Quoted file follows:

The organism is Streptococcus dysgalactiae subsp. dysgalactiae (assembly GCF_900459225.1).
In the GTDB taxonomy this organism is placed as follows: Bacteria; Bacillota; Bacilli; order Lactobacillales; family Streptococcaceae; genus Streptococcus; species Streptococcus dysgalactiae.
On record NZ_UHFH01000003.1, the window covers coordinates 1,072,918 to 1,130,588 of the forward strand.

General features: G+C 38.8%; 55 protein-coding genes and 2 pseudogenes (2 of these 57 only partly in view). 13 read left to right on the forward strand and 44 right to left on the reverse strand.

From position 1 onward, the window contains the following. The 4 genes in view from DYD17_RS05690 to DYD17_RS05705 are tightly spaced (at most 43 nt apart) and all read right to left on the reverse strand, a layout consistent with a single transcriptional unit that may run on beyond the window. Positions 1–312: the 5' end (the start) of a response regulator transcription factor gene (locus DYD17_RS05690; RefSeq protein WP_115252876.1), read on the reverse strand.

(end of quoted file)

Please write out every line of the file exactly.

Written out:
The organism is Streptococcus dysgalactiae subsp. dysgalactiae (assembly GCF_900459225.1).
In the GTDB taxonomy this organism is placed as follows: Bacteria; Bacillota; Bacilli; order Lactobacillales; family Streptococcaceae; genus Streptococcus; species Streptococcus dysgalactiae.
On record NZ_UHFH01000003.1, the window covers coordinates 1,072,918 to 1,130,588 of the forward strand.

General features: G+C 38.8%; 55 protein-coding genes and 2 pseudogenes (2 of these 57 only partly in view). 13 read left to right on the forward strand and 44 right to left on the reverse strand.

From position 1 onward, the window contains the following. The 4 genes in view from DYD17_RS05690 to DYD17_RS05705 are tightly spaced (at most 43 nt apart) and all read right to left on the reverse strand, a layout consistent with a single transcriptional unit that may run on beyond the window. Positions 1–312: the 5' end (the start) of a response regulator transcription factor gene (locus DYD17_RS05690; RefSeq protein WP_115252876.1), read on the reverse strand.